Are Boeing's Battery Difficulties Part of a Much Bigger Problem?

Seventy percent of the Dreamliner is preassembled by a tiered system of subcontractors that Boeing has never used before

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Steven Cherry: Hi, this is Steven Cherry for IEEE Spectrum’s “Techwise Conversations.”

The Boeing Dreamliner has been in the news a lot, and not in a good way. But while Boeing’s reliance on the somewhat unproved technology of lithium-ion batteries has gotten a lot of attention, there were many other things about the Dreamliner that had never been tried before.

For example, the fuselage contained carbon-fiber-reinforced plastic, titanium, and only 15 percent aluminum. Each plane was supposed to accommodate engines from either Rolls-Royce or GE and be swappable between them in a mere 24 hours. The entertainment system was vastly expanded from previous planes, but also, for the first time, Boeing put it on the same network as the flight-control system. As the saying has it, “What could go wrong?”

Even more critically, Boeing’s other planes have a straightforward supply chain. The Dreamliner’s was different: Besides component suppliers, there were system suppliers, and then preintegration suppliers, called tier 1 strategic partners. So there were two additional levels in the chain that had never existed before. And whereas previous models were 30 to 50 percent outsourced, for the Dreamliner it was more than two-thirds. Again, what could go wrong?

A lot, say Christopher Tang and Joshua Zimmerman. They’re the authors of a rather prescient 2009 business journal article entitled “Managing New Product Development and Supply Chain Risks: The Boeing 787 Case.” [PDF]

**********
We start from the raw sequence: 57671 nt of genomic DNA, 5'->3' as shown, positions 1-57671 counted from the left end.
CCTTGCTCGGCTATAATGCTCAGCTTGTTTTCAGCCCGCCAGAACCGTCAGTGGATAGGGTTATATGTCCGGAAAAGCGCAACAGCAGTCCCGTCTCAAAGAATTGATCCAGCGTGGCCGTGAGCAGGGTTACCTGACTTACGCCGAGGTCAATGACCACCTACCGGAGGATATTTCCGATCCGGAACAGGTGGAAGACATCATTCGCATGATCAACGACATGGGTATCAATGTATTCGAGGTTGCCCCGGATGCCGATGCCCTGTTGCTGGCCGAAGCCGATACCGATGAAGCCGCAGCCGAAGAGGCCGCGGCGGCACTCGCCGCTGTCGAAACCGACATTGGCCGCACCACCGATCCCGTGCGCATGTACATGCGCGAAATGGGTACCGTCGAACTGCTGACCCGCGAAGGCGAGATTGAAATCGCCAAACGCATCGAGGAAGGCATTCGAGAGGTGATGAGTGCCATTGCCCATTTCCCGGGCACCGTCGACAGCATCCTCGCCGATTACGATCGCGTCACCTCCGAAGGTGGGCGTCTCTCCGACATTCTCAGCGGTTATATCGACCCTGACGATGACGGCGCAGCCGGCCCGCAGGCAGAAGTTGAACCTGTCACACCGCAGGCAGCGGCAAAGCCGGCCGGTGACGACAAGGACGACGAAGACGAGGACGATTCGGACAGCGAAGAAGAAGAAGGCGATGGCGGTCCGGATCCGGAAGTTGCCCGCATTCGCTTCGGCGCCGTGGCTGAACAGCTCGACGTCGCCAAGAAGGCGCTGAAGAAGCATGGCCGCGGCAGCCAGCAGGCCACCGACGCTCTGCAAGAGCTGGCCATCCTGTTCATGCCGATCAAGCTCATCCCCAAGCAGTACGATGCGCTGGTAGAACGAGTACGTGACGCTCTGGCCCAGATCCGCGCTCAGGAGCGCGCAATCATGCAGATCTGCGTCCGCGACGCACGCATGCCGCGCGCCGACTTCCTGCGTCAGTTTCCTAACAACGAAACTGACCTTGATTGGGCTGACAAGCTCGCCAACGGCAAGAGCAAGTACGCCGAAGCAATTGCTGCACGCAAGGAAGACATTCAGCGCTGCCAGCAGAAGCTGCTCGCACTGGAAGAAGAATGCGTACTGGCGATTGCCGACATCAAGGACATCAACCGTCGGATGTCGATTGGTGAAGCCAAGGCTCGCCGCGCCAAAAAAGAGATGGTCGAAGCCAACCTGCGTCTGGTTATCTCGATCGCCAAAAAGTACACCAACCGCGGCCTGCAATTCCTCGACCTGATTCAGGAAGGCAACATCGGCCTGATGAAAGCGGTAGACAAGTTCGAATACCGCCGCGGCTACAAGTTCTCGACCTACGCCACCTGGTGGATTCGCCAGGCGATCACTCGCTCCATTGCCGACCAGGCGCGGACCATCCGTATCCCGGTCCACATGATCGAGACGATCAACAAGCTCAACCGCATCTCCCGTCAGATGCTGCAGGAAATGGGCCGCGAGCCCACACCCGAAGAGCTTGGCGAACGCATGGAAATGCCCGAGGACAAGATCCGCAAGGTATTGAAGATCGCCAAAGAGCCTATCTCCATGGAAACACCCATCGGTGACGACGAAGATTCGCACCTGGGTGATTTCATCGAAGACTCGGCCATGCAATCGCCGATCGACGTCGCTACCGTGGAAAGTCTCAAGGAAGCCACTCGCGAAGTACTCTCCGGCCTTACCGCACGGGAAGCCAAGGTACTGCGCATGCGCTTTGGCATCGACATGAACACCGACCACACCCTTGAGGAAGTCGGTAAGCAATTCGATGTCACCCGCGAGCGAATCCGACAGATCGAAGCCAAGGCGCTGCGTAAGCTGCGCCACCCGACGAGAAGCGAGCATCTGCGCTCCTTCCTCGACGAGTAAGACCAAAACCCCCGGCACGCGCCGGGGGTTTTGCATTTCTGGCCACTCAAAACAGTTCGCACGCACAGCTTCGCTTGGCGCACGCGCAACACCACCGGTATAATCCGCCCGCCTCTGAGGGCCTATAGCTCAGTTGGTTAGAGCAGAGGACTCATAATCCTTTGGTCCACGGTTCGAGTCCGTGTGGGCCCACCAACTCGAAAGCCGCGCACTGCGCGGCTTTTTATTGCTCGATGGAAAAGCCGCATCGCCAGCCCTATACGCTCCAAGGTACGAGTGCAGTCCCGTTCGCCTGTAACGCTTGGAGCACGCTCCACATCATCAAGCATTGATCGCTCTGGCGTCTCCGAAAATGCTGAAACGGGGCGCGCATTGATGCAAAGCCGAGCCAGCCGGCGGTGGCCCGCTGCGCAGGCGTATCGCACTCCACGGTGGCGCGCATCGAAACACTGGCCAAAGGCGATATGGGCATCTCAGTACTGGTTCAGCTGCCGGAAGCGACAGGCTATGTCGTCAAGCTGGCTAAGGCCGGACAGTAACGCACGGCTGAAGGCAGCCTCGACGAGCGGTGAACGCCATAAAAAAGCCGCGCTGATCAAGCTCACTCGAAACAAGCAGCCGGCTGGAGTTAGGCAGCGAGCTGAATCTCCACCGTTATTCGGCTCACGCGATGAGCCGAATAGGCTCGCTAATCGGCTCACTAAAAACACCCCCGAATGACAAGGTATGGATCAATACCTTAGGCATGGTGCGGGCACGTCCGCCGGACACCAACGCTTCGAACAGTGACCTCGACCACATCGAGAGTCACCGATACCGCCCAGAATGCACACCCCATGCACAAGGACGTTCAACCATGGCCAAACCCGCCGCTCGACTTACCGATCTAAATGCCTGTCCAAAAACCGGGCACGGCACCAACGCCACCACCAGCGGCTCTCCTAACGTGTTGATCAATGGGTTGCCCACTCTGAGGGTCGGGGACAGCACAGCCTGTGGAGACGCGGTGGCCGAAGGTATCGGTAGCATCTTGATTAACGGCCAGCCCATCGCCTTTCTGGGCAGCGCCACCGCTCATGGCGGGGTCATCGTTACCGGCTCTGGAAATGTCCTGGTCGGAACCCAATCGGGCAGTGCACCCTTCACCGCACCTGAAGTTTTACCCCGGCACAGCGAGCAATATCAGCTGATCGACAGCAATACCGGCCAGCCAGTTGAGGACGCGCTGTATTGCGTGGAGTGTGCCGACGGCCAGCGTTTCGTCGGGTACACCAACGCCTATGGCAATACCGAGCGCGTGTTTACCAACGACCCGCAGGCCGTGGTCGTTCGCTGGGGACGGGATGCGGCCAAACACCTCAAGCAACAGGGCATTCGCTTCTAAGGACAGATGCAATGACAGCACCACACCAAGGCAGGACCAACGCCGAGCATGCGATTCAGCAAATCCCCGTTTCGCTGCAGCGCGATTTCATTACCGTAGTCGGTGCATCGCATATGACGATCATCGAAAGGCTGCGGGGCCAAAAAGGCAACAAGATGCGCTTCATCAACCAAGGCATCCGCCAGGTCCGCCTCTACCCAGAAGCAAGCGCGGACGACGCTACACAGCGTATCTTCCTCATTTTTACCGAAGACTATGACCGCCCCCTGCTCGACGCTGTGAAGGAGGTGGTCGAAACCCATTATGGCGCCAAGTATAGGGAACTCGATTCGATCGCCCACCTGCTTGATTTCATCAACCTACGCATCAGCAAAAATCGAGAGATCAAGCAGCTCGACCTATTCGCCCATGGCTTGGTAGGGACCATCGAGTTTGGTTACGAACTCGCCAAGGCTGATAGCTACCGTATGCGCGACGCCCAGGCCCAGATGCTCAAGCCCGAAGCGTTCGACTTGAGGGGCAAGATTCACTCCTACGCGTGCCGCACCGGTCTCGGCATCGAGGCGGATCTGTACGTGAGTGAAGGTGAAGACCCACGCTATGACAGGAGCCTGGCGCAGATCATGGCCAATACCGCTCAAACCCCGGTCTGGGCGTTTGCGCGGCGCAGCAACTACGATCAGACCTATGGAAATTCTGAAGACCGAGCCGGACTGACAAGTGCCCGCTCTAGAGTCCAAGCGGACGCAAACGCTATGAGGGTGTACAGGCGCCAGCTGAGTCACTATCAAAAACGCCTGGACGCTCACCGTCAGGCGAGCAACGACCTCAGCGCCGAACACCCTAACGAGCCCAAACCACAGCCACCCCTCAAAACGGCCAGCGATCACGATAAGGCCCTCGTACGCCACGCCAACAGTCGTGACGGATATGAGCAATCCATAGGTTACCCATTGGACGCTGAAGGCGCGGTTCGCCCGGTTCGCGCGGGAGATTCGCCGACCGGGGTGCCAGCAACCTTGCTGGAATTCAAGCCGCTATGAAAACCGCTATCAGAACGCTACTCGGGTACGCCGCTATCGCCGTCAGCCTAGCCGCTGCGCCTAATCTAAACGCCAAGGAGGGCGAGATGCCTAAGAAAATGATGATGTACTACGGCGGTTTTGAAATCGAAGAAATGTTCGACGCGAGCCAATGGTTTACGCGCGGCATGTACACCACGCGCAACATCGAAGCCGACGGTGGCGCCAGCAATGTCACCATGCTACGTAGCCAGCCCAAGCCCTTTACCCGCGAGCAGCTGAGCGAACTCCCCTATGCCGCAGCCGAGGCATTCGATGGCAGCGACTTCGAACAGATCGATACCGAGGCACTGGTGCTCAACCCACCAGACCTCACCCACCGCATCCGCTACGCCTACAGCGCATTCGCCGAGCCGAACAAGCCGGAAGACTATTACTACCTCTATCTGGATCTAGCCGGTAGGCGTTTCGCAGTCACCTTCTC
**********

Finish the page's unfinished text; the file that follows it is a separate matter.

We don’t know what will go wrong next, but if and when it does, it might be due to Boeing’s all-too-innovative supply chain. Here to explain it is one of those authors.

Christopher Tang has the title of distinguished professor in UCLA’s department of business administration. His areas of expertise include global supply-chain management, which he’s also taught at the Hong Kong University of Science and Technology, the National University of Singapore, and Stanford. He joins us by phone.

Chris, welcome to the podcast.

Christopher Tang: Thank you for having me.

Steven Cherry: The outsourcing model was unconventional, but it wasn’t entirely unprecedented, right? Toyota cars are produced using tier 1 strategic partnerships, and 70 percent of a Toyota car is outsourced. But you found some key differences between how Boeing and Toyota manage those relationships. First, maybe explain the multitier approach and then what made Boeing’s different from Toyota’s.

Christopher Tang: In terms of the multitier structure, [it] has existed before—that is how Toyota has been producing their cars for the last few decades. So Boeing has actually adopted that multitier structure, so by itself it is not a major problem. But I think that is because the product is brand new, that utilize a lot of unproven technologies, including the composite structure, including the entertainment system, including the lithium battery. So when you put all these unproven technologies together in a multilayered structure, that indicates that you could have more risks in the supply chain.

Steven Cherry: Now, I understand also that Toyota works extremely closely with its tier 1 suppliers, but Boeing kind of relied heavily on some technology called Exostar. Tell us about that.

Christopher Tang: Well, I think that when Boeing decided to change the multitier structure, they delegated the design of the products to the tier 1 suppliers, unlike the Toyota structure. Toyota cars are based on proven technology, and they have a well-established relationship with the tier 1 suppliers, such that they have a much closer relationship, much closer coordination and communication.